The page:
Apart from answering common questions, we can also help narrow down those too-broad, opinion-based questions. Often what the asker really needs is information to help her make a decision, and I think for many opinion-based questions, there are ways to address them in a fact-based manner. To make a car analogy, in order to answer the question "what car should I buy", instead of having a huge poll with options like "Toyota" or "Sedan", a good answer might follow up with a list of criteria such as "what's your budget" or "what will be the primary use". Only the asker can make the final decision, but at least she can now make a more informed decision, or follow up with more specific questions.

I think we can use the refactor as an excuse to do this work.

How this might work

  • Find a type of question that keeps getting asked and closed as off-topic, but might be addressable
  • Ask the question in the most generic, broadly-applicable way possible, maybe with a tag like / and marked as CW
  • Answer and revise as usual, avoiding opinion
  • Where suitable, mark other questions as duplicates of these
  • At the end of the event, publish a list of top contributors to these questions (# of questions/answers, score, # of duplicates), with awards like bounties or hats if they can be arranged
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    \$\begingroup\$ A few years ago, in response to a rash of questions in the form of "What engine should I use to make <Game X>?" (which are explicitly off-topic for reasons that I agree with), I posted a proof-of-concept question: What to consider when evaluating libraries and engines for making a game?, as an attempt to reframe the question in a generic way. \$\endgroup\$ – Trevor Powell Dec 9 '14 at 1:39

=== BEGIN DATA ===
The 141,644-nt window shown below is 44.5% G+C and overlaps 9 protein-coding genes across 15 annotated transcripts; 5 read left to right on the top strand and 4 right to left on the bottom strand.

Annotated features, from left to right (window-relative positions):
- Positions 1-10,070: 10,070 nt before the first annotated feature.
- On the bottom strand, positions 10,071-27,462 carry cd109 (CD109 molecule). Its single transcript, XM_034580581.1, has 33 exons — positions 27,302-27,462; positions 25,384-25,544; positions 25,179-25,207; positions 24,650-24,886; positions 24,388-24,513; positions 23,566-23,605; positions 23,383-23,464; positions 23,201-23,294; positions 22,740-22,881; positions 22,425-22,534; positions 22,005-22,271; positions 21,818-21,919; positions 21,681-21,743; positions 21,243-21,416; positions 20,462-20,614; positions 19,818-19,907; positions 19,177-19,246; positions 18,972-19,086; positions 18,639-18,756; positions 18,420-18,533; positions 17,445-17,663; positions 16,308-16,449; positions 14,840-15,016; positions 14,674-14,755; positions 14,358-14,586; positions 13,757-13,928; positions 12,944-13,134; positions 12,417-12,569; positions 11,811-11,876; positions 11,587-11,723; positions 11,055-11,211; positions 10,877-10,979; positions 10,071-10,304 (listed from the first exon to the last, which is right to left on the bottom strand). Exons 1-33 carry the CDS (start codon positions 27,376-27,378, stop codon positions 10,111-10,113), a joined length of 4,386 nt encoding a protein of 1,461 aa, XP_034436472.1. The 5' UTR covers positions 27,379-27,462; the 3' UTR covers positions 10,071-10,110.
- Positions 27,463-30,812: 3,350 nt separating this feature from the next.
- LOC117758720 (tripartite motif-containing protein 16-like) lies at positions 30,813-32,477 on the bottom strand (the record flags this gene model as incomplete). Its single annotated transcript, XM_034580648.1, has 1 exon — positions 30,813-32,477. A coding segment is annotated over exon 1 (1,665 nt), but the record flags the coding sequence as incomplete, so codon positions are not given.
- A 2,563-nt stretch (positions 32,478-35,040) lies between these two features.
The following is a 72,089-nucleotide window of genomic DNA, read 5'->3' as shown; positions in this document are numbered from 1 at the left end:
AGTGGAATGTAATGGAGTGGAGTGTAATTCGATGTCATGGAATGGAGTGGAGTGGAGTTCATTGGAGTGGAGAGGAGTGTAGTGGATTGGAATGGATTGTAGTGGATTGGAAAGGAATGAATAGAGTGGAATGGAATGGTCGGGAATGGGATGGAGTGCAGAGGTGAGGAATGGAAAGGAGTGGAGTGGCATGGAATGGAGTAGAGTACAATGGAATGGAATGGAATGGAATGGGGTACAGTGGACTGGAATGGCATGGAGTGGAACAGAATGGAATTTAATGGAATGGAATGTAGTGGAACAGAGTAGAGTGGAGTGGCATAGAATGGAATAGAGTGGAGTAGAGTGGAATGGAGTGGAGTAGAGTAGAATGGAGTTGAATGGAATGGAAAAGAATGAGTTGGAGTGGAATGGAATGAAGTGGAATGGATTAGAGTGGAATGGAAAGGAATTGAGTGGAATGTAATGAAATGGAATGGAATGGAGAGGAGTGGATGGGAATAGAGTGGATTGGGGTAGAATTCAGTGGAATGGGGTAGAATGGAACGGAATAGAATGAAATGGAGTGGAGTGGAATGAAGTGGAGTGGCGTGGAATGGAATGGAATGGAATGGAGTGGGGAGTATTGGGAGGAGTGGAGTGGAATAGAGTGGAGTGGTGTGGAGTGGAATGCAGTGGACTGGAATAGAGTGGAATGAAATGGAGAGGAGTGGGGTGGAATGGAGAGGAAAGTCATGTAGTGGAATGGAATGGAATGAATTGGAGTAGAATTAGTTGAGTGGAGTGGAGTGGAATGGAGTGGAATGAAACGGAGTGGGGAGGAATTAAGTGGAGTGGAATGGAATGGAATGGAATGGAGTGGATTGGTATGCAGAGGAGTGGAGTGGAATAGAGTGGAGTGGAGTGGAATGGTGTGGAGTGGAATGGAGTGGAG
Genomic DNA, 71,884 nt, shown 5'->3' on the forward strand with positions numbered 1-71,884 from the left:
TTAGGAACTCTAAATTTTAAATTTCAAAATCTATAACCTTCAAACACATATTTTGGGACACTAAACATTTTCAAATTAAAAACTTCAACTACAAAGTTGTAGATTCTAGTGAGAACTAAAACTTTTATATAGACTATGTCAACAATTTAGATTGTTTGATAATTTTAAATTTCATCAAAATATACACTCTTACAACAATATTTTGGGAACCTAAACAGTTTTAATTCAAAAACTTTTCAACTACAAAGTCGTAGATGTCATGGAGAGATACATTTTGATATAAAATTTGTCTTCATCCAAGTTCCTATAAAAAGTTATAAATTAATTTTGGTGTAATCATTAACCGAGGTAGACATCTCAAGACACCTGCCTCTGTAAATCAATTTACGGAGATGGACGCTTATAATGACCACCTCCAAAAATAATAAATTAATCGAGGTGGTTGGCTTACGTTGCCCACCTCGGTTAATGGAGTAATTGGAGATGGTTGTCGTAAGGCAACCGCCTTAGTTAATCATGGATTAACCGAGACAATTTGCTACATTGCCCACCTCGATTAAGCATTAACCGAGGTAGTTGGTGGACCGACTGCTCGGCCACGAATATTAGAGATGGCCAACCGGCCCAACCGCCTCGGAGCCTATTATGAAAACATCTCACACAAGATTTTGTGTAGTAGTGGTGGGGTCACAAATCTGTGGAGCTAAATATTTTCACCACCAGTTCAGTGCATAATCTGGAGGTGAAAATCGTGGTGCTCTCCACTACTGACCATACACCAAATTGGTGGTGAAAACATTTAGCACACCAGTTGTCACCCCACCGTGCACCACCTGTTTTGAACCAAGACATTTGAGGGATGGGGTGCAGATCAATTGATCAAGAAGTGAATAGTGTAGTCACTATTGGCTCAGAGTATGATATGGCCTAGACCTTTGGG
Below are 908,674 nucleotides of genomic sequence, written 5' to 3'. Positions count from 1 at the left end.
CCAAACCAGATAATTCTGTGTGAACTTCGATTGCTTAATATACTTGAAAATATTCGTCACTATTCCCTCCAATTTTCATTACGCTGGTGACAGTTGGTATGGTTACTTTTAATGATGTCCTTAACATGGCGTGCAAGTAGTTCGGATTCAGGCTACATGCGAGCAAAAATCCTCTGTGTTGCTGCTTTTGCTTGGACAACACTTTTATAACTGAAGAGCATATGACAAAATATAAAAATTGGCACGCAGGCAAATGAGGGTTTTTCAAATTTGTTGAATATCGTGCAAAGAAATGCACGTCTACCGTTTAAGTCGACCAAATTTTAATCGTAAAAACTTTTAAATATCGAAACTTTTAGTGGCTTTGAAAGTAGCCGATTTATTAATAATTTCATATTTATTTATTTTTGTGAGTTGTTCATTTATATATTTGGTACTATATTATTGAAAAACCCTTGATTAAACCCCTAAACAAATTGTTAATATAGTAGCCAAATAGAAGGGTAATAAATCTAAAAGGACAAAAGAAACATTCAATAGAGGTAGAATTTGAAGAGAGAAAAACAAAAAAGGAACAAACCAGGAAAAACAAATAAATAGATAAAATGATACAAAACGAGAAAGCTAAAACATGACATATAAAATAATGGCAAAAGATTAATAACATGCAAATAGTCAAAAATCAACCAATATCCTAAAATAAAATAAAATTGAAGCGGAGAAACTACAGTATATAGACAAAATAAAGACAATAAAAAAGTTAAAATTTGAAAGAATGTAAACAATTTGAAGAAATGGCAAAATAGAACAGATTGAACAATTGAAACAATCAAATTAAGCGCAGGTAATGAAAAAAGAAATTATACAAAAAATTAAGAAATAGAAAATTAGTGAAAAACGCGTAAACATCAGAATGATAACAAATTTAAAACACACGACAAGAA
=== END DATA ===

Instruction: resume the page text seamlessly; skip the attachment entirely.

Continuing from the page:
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    \$\begingroup\$ While it received upvotes and some interesting answers, people didn't feel that it served as a viable replacement for the "please just tell me what to do"-style "what engine should I use for my project" questions. Coming up with canonical questions that people will accept as canonical is tricky. Particularly when they redirect responsibility for picking a final answer for their specific circumstances back to the questioner. \$\endgroup\$ – Trevor Powell Dec 9 '14 at 1:41
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    \$\begingroup\$ While I like (some parts) of the "canonical question" idea, I don't necessarily think it's something appropriate for the short term push of the Refactor. I have a few proposals in mind for a longer-term project to address the issue that I was hoping to surface after the holidays when fewer people are likely to be off on vacation and the like. \$\endgroup\$ – Josh Dec 9 '14 at 2:46
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One option I've been thinking about is focusing on reducing the amount of duplicate questions.

We have a fair number of questions that are effectively duplicates (lots of questions dealing with rotating objects to face other objects, dealing with resolution independence in UI layout, where to put the renderer in a component-based entity system, et cetera).

Many of these questions are standing alone, without duplication links. In some cases, the questions we are using as the duplicate target aren't, themselves, the best example of the fundamental question. We could focus on correcting those problems.

The downside is that this excludes a lot of low-reputation users from participation, beyond flagging or suggesting duplicates in the chat.